Travel Tip Tuesday with Iron Maiden Rocker (and Pilot) Bruce Dickinson

Perhaps more familiar to many for singing about FEAR of the Dark, or the FLIGHT of Icarus, legendary heavy metal singer Bruce Dickinson has recently opened up about the Fear of FLYING; not his, but how people can cope with flight anxiety and/or Aerophobia/Aviophobia.

While this may seem completely random to many, the Iron Maiden lead singer has, for some time, been a qualified pilot – even, for a period, being a full commercial pilot (for former UK charter airline Astraeus, for which he also served as marketing manager).

In a rare non-music related interview, last week, Dickinson – who joined Iron Maiden for their breakthrough The Number of the Beast album in 1982, left the band in 1993 and returned in 2000, remaining to date – spoke about his love of flying and how those who fear it can cope, with Swedish radio station Rockklassiker, with the chat being picked up by online rock music news service Blabbermouth.net.

Curiously, not once did he mention any significance to The Number of the Seat you may be sitting in in parallel to any uneasiness you may be experiencing when flying.

Dickinson said: “Loads of people are nervous flyers — for perfectly valid reasons, because if you’re a nervous flyer, you’re a nervous flyer. There’s nothing to be ashamed about. It’s just that flying is a part of the modern world.

“So, there are ways of trying to cope with it and deal with it and mitigate it and, in some cases, just eliminate it altogether. It just depends on what it is you’re frightened of and how frightened you are and what steps you take to treat it, as it were. And mostly it’s about just experience and education.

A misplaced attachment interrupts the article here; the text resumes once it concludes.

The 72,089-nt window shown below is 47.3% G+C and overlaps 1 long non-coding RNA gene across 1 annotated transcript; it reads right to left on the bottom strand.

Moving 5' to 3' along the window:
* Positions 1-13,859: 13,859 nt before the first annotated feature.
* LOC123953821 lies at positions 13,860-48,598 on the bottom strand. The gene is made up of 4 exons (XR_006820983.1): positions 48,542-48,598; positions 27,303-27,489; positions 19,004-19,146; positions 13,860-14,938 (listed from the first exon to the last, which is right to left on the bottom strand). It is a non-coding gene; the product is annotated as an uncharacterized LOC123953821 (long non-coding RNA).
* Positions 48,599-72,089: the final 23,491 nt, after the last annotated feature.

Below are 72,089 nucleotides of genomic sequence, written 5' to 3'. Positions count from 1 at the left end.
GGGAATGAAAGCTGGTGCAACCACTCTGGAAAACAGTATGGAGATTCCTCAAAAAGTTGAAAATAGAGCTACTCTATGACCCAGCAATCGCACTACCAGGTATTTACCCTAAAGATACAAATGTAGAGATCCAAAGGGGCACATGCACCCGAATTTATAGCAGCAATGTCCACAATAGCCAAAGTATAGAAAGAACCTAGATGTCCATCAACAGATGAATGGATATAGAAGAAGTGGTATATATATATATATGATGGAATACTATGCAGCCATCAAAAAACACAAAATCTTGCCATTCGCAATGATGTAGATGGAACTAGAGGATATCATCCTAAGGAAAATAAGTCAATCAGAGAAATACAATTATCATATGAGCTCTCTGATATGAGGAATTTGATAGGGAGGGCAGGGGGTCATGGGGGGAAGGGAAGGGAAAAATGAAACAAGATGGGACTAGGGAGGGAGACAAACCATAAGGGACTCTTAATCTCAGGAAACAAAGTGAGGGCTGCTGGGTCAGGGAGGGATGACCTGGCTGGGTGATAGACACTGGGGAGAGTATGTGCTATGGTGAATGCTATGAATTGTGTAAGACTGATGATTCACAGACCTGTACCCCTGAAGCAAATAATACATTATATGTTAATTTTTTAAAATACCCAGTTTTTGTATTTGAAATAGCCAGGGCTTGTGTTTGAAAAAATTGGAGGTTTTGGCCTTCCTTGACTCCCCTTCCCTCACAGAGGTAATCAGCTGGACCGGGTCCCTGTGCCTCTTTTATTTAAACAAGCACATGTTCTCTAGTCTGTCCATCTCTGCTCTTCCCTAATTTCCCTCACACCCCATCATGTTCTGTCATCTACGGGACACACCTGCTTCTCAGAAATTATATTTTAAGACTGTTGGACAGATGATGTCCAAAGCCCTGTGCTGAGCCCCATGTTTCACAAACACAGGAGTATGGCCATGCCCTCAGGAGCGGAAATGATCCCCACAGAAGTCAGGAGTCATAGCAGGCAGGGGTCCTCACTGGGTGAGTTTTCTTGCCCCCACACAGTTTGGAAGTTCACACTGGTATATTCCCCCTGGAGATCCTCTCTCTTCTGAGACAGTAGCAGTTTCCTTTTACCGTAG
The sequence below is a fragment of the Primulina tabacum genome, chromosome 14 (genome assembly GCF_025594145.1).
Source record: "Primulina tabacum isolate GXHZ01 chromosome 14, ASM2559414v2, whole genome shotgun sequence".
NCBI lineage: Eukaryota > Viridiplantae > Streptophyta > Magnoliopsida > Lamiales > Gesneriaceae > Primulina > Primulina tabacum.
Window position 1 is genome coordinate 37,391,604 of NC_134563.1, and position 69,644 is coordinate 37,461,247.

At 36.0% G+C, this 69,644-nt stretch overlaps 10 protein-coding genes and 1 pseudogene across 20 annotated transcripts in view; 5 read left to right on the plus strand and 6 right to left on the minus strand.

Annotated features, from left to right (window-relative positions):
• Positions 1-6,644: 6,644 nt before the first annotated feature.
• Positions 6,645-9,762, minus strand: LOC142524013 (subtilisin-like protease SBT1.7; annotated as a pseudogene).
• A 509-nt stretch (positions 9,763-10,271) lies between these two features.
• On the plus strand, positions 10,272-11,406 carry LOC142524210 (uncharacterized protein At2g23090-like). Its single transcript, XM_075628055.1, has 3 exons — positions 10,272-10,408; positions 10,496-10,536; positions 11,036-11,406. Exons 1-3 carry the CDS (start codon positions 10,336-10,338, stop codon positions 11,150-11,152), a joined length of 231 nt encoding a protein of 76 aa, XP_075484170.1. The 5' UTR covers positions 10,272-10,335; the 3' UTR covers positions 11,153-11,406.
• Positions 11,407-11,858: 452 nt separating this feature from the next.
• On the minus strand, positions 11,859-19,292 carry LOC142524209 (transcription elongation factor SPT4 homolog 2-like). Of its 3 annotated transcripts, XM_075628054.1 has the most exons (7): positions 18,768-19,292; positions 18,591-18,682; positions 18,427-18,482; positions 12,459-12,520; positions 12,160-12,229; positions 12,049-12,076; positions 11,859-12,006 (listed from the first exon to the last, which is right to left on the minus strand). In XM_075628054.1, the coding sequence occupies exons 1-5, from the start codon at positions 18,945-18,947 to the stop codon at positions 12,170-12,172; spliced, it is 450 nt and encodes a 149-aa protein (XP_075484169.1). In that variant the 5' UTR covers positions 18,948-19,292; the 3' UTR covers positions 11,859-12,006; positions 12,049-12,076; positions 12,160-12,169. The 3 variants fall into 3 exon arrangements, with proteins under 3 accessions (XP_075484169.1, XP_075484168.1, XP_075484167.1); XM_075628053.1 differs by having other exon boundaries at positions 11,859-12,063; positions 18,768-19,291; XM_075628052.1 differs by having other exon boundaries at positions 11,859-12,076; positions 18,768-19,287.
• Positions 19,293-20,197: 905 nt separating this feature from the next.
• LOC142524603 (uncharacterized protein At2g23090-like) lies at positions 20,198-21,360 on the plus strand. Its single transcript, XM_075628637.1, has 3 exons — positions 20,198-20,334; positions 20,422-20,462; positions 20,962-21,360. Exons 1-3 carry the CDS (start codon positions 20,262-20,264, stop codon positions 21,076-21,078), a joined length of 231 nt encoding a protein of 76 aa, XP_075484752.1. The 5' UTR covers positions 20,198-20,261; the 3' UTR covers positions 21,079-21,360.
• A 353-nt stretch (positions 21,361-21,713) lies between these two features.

“There are lots of really great courses, fear-of-flying courses, that are run often by airlines. British Airways do a very good one, which involves going into simulators and going into a mock-up airplane and having people explain exactly what that noise is, and why they do this, and why they do that, and why you have to raise your window shades, and why you have to clear all the crap away from your feet, and what happens when the oxygen masks drop — all that stuff.

“Because it’s not explained, really. It’s just, like, ‘Hey, do this, do this, do this.’ But people ask, ‘Why?’ My wife is always, like, ‘Why do I have to raise my window blind when we take off and [are] landing?’ And I said, ‘Because if there was a problem and the airplane was on fire, how would you know which side not to get out of if you can’t see out through the window? ‘So you could jump into a burning engine out of the emergency chute if you can’t see what’s outside; you can’t see a hazard or anything else like that.”

“So it’s just common sense stuff that you don’t think through. And that sounds really gruesome, but the point is that all of these things have come about because there have been accidents where hundreds of deaths could have been prevented by very simple precautions that have just ended up being part of the safety demo.”

“There was a terrible accident recently where a 787 landed on top of a — it was a Coast Guard airplane, I believe. I think it was — I’m gonna say it was Japan [or] it was Korea. But anyway, it was in the Far East. And, it was a 787 [that] landed on top of it. [January’s incident at Tokyo’s Haneda Airport, where a Japan Airlines plane collided, while landing, with a Japan Coast Guard De Havilland plane; with all of the larger plane’s passengers and crew surviving, but 5 of the 6 on board the De Havilland craft dying]. It shouldn’t have been on the runway, but it was. And the airplane basically just burnt to the ground. Everybody survived that crash and got out, which is a testament to great training, no panic, and great, great crew training. So, there’s some great stories of when it all goes right. And let’s face it: air travel is still incredibly safe — way safer than getting in your motor car.”

Options Open to Sufferers in Ireland:

Aer Lingus Fearless Flyers Programme (Dublin Airport)

Fear of Flying Ireland (National Flight Centre, Westin Airport, Leixlip, Co Kildare – Boeing 737 Simulator + Clinical Psychologist session)

FlyFearless Ireland

AFTA.ie (Atlantic Flight Training Academy) (Cork Airport + satellite bases at Shannon and Waterford)


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